For a few weeks, The Drum was on both ABC1 and ABC2 at the same time. A very disappointing decision that I assumed was about saving money. Why pay for those great British programs when you can limit your viewers’ choice by playing the same cheap Australian show on different channels at the same time? Even that question sounds boring.
This week, I was delighted to see River Cottage return to my small black and white screen on top of the refrigerator. I was doubly delighted that the episode was about vegetables. Fibre has been the focus of my attention recently.
I wanted to write about Hugh’s “people’s problem vegetables” story. What you get is not always what you hoped for. Last year, when Tumut oranges were in season and abundantly stacked on the IGA shelves, I would buy enough to eat two a day. They were delicious. They were Oranges – with an intentional capital O. Then the “Product of Australia” sign changed to “Product of USA”. I noted the sign and ignored the oranges. I’d heard about food miles and the benefits of buying in season. The signs are designed to make us think about that, and it worked.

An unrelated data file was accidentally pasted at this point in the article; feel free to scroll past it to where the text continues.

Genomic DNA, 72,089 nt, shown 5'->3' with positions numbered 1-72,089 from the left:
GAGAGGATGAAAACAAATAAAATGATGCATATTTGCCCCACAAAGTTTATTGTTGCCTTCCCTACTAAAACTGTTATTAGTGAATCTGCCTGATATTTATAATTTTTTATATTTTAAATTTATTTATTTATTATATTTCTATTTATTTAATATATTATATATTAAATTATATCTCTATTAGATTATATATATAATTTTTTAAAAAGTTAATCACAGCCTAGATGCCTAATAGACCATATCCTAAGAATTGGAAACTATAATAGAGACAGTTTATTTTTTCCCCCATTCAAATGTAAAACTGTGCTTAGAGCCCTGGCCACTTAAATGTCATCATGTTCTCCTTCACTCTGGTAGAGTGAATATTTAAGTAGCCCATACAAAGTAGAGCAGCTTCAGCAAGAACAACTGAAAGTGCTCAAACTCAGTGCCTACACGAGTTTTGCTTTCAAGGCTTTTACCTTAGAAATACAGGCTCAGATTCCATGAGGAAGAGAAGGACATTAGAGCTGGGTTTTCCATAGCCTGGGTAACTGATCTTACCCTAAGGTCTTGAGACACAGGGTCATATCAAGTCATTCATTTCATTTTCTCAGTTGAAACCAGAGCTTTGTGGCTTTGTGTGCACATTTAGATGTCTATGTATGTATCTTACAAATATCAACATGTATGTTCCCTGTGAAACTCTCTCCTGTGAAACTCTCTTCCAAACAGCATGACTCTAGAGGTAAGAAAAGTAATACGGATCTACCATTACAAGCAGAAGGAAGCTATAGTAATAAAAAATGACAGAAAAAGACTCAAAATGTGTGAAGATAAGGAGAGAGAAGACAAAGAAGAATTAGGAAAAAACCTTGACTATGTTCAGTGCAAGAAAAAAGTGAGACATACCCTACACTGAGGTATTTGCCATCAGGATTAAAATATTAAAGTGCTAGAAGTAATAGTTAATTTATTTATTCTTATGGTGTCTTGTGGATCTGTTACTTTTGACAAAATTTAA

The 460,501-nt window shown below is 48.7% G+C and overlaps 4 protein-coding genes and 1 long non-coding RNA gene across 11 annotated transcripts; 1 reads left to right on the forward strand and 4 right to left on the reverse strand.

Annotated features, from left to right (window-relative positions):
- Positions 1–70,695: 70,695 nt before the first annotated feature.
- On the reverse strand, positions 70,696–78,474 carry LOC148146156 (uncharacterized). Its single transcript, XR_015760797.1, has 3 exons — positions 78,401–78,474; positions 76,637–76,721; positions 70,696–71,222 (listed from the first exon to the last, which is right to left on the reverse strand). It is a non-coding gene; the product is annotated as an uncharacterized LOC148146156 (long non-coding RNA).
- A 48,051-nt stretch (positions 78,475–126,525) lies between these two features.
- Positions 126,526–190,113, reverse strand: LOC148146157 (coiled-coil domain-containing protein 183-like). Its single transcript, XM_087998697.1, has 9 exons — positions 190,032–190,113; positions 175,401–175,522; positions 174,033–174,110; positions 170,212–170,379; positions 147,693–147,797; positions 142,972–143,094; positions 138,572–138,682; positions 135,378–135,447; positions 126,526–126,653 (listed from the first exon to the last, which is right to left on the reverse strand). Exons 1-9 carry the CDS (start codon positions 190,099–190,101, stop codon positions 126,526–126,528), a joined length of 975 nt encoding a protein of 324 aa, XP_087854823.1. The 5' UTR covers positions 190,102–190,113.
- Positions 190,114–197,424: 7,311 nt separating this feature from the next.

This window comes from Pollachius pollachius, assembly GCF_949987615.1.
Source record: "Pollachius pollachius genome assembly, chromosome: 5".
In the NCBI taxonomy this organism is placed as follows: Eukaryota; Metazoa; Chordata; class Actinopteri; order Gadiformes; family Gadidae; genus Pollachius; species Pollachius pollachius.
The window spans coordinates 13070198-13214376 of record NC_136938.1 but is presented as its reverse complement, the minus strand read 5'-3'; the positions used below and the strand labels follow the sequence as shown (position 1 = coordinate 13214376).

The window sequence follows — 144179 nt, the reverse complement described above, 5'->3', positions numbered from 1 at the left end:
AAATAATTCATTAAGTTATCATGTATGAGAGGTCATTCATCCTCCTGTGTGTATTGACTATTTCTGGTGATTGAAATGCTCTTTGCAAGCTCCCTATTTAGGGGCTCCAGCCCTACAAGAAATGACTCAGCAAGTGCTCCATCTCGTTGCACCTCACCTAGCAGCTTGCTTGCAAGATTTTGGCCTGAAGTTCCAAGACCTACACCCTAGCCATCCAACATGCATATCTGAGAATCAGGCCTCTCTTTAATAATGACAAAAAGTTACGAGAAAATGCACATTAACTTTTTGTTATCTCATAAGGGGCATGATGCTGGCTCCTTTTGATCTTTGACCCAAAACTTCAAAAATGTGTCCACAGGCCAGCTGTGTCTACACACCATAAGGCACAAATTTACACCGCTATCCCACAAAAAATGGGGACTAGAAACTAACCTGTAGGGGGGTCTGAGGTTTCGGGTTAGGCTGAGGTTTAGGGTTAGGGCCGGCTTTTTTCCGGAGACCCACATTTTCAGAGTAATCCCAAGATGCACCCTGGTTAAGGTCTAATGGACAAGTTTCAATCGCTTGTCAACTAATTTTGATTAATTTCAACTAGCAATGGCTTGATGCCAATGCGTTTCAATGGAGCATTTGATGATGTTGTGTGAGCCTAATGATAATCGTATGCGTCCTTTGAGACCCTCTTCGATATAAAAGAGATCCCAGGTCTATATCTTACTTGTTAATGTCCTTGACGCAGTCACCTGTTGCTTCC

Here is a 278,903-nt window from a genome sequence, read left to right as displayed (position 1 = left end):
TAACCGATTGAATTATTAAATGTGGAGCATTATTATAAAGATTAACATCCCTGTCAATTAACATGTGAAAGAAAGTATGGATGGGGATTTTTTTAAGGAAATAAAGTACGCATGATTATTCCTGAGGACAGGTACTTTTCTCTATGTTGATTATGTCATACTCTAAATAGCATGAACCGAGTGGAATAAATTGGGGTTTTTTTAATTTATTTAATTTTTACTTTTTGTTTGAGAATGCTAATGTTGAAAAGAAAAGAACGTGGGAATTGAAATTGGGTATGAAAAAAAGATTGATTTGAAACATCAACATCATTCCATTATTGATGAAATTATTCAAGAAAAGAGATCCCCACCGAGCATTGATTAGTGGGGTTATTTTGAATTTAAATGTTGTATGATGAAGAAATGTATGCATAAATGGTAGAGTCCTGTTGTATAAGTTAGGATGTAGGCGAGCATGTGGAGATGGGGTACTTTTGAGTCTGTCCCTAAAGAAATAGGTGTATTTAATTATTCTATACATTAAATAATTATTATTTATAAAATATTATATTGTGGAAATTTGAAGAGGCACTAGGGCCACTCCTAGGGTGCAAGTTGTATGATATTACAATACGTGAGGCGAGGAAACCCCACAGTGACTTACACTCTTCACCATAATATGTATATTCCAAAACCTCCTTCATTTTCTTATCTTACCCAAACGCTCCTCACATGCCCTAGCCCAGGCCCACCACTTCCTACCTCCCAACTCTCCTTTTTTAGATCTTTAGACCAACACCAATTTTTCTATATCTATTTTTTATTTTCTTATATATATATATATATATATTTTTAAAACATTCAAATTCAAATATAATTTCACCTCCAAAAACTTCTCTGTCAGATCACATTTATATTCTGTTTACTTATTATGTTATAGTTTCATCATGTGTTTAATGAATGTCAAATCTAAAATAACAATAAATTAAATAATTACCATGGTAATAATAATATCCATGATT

But … a few weeks ago, I relented.
I spat orange. It was so revolting. It wasn’t just bitter. It was foul. When I think about it, the taste returns to my mouth.
Yes, I know that oranges aren’t vegetables. I wanted to demonstrate River Cottage’s point. The items we buy at the supermarket are sometimes bad examples of what our food could be – should be.
The supermarkets are rubbished often enough on television as if the decline in quality is a recent development. But many of us developed our food dislikes years ago. Some are legitimate physical aversions to particular foodstuffs. Some are just the result of bad experiences that have tricked our minds, like my USA orange.
In the River Cottage episode, Hugh tried to un-trick a couple who disliked celery and broad beans. I can understand someone not liking broad beans. Mum assures me they are beautiful when freshly picked and sautéed in a little butter. Hugh pointed out that the bitterness intensifies when they’ve been sitting around the supermarket.
It doesn’t matter how much the supermarkets claim to be fresh. If no-one walked out the back and harvested them moments before they go in the fry pan, then they aren’t fresh. They’ve been stored.
Mum picks them fresh. Hugh picked them fresh.
I don’t eat broad beans cause they make me fart.
From the River Cottage web pages: Stuffed butternut squash. The picture on this web page looks terrible. It looked more appetising on the TV. I’m going to give it a go.
From the Citrus Australia website, information about Australian citrus seasons.